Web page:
Stelco profits and CCAA protection

But are some companies now exploiting the law to their advantage?

The Toronto Star
March 19, 2005

Stelco profits and CCAA protection

Better known by its abbreviation, CCAA, the Companies' Creditors Arrangement Act originated in the Dirty Thirties to save Canadian companies from destruction by liquidation after a series of major and small bankruptcies swept across the nation and shattered the economy.

But are some companies now exploiting the law to their advantage?

Are they using any hiccup as an excuse, as some parties charge in the recent Stelco case, in which the Hamilton-based steel maker is earning huge profits while under bankrupty protection?

The questions are serious; the answers are difficult.

Originally, CCAA was devised as a lifeline to allow drowning companies time to catch their breath. CCAA gives the courts the power to hold creditors in abeyance while the firms attempt to resuscitate themselves.

Based on the belief that a viable firm is more than the sum of its parts, CCAA subjugates the narrow interests of creditors, workers and shareholders in a failing company to the broader public interest of making it whole again. It does it by requiring them to agree to a restructuring plan.

And that is how it has worked in some notable recent cases. Although Air Canada's workers, creditors and shareholders were all called upon to make significant sacrifices after the insolvent airline sought the protection of the courts in 2003, most would agree they, and Canadians in general, are better off — or in the case of shareholders, no worse off — with the lean, new Air Canada that emerged from CCAA than they would have been had the airline been liquidated and its assets sold off piece by piece.

The same is true for Algoma Steel.

But a very different view has been expressed in the case of Stelco, which sought and won CCAA protection from the courts in January 2004. The company's largest union — the United Steelworkers — a shareholders' rights group and a few Bay Street lawyers and financial journalists have argued that Stelco should have been denied protection at the outset or, at the very least, had its court protection lifted shortly after it was imposed.

They claim the company has been using CCAA as a strategic tool to stiff its economic partners. Rolf Gerstenberger, president of the Steelworkers' Stelco local, equates CCAA with "legalized theft."

These critics base their view on Stelco's return to profitability immediately after gaining CCAA protection. They say it proves the steel maker never was on the verge of bankruptcy. Their case would seem to be bolstered by the record profit levels with which Stelco ended the year.

But there is one very big hole in their argument. CCAA protection is not awarded automatically; it has to be granted by a judge.

In Stelco's case, the judge who gave it is James Farley, one of the most respected bankruptcy judges, who has an unblemished track record that includes the successful turnaround of both Air Canada and Algoma Steel. The suggestion Farley was somehow duped by Stelco's lawyers stands in sharp contradiction to his reputation as a no-nonsense judge who forces warring parties in insolvency cases to find the best approach. Even detractors, who find him overbearing, readily admit he gets the right results.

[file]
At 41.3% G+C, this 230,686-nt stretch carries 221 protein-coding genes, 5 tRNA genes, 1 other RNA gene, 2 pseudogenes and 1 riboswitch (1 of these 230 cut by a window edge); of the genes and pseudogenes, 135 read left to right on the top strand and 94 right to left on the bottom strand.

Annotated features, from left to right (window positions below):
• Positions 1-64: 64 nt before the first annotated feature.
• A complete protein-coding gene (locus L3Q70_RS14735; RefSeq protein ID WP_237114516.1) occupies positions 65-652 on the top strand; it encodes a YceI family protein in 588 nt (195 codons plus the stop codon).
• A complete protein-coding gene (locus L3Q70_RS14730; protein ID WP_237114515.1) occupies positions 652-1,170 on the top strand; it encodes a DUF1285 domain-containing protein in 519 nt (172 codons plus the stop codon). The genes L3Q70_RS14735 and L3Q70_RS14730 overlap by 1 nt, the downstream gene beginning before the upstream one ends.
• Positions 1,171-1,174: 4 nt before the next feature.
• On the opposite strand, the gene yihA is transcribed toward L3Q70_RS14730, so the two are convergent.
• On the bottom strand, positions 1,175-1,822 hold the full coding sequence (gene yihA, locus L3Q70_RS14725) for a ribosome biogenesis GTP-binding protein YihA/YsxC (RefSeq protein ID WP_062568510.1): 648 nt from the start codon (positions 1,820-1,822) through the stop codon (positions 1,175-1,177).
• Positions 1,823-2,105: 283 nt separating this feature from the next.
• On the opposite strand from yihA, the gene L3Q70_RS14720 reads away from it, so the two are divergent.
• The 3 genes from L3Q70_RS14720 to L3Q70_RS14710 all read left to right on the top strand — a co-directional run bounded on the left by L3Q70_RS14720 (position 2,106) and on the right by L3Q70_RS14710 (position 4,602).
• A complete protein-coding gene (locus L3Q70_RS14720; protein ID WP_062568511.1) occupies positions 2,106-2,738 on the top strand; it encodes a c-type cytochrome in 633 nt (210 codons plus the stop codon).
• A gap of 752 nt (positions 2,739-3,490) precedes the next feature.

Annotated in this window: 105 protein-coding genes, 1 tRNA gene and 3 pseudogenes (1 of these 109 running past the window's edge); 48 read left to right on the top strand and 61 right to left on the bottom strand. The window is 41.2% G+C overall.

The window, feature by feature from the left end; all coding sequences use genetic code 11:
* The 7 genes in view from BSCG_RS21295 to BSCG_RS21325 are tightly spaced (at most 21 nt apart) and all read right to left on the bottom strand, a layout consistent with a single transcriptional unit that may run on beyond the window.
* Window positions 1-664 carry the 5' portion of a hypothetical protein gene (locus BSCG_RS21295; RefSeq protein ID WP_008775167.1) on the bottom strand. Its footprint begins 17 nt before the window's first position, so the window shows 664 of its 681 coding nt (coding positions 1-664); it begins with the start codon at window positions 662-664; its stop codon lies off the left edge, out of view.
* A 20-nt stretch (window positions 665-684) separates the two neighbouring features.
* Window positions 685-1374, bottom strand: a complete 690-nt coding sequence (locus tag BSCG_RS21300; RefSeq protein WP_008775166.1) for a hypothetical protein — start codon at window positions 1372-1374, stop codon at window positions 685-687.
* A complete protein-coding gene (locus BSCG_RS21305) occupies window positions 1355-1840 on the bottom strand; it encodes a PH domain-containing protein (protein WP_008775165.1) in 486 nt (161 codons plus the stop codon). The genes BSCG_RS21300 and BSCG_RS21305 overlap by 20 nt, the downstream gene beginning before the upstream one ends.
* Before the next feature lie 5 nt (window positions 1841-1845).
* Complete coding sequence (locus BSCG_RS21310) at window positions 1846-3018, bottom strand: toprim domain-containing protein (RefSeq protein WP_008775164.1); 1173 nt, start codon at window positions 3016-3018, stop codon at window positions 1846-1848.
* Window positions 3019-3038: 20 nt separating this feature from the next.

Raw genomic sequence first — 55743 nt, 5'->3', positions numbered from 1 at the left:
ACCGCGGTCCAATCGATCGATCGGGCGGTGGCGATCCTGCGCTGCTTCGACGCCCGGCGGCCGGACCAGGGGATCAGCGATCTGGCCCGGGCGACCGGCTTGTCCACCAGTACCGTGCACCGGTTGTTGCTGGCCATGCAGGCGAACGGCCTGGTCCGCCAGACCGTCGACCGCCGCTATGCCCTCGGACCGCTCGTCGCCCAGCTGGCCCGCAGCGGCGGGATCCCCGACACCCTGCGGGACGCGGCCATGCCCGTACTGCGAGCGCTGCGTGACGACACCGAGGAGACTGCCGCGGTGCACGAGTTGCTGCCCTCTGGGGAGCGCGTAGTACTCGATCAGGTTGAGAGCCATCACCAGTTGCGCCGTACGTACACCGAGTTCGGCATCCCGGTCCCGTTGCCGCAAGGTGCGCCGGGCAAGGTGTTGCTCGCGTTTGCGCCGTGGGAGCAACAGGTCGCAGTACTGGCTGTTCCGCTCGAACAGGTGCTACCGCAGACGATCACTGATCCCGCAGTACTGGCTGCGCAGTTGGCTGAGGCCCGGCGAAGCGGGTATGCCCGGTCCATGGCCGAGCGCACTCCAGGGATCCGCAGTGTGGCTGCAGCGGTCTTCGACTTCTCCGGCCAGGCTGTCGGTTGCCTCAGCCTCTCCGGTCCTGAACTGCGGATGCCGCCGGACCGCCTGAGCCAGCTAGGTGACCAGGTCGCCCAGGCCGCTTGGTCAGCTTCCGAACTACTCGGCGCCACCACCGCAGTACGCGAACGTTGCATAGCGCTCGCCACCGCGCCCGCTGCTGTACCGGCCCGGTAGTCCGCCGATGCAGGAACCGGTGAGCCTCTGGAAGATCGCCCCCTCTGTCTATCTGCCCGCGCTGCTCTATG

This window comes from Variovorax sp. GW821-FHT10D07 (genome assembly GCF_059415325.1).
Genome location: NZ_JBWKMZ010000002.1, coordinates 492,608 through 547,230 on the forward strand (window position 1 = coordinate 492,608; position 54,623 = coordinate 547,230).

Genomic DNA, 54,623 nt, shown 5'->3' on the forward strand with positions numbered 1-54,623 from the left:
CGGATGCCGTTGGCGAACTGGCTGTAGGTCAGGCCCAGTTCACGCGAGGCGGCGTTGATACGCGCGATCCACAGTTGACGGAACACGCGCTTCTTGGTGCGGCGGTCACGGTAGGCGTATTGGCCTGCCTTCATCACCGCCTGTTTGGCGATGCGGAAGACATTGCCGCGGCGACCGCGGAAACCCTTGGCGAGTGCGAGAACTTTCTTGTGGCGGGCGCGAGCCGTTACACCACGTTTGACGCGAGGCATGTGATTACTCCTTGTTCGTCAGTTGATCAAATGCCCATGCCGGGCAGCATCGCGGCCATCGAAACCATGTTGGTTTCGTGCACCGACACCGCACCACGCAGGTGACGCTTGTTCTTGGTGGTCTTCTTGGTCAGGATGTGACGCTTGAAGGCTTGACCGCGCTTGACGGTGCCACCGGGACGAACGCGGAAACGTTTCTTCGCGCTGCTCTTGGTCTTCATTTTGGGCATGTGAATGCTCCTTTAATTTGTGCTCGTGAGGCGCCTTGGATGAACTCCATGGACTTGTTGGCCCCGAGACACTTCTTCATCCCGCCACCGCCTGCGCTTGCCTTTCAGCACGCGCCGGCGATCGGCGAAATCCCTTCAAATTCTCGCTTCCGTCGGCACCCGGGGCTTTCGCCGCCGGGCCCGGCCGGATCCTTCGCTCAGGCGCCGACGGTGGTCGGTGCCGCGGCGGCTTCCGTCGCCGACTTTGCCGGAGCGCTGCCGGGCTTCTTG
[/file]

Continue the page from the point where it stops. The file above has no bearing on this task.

Clearly, it was not hard for Farley to find that Stelco had big problems. It had $1.3 billion in unfunded pension plan obligations that would have made the firm worthless if they had shown up on its balance sheet. At then prevailing steel prices, Stelco's mounting losses meant it would soon run short of cash to meet its bills. Also, Stelco needed cash to modernize, which it had little hope of finding, given the debt level already on its books.

But no sooner had Farley granted the steel maker protection than China's booming economy drove steel prices through the roof, making Stelco look competitive and causing its cash woes to disappear.

That is when complaints against Farley grew louder for his refusal to heed the appeals from the union and prominent shareholders to stop Stelco from hiding behind CCAA. While the shareholders claimed that court proceedings were depressing share prices unnecessarily and could ultimately rob them of their investment, the Steelworkers claimed Stelco would try to use bankruptcy protection as a club with which to beat them.

More likely, Farley saw a different problem. While Stelco might look like it was out of the woods with high steel prices, chances are it would find itself back in bankruptcy court if steel prices fell. Believing it is easier and less painful for everyone involved to solve a problem before reaching the cliff, Farley clearly leaned toward finding a permanent solution, knowing Stelco still had to become more efficient and refinance itself.

We suspect Farley will be proven right and the CCAA will again have proved its usefulness after he has had a chance to fine tune the restructuring plan that Stelco must present to him by the end of March.

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Risks: Companies' Creditors Arrangement Act, CCAA, No real penalties for abuse of federal insolvency laws, Insolvency, Canada, 20050319 Stelco profits

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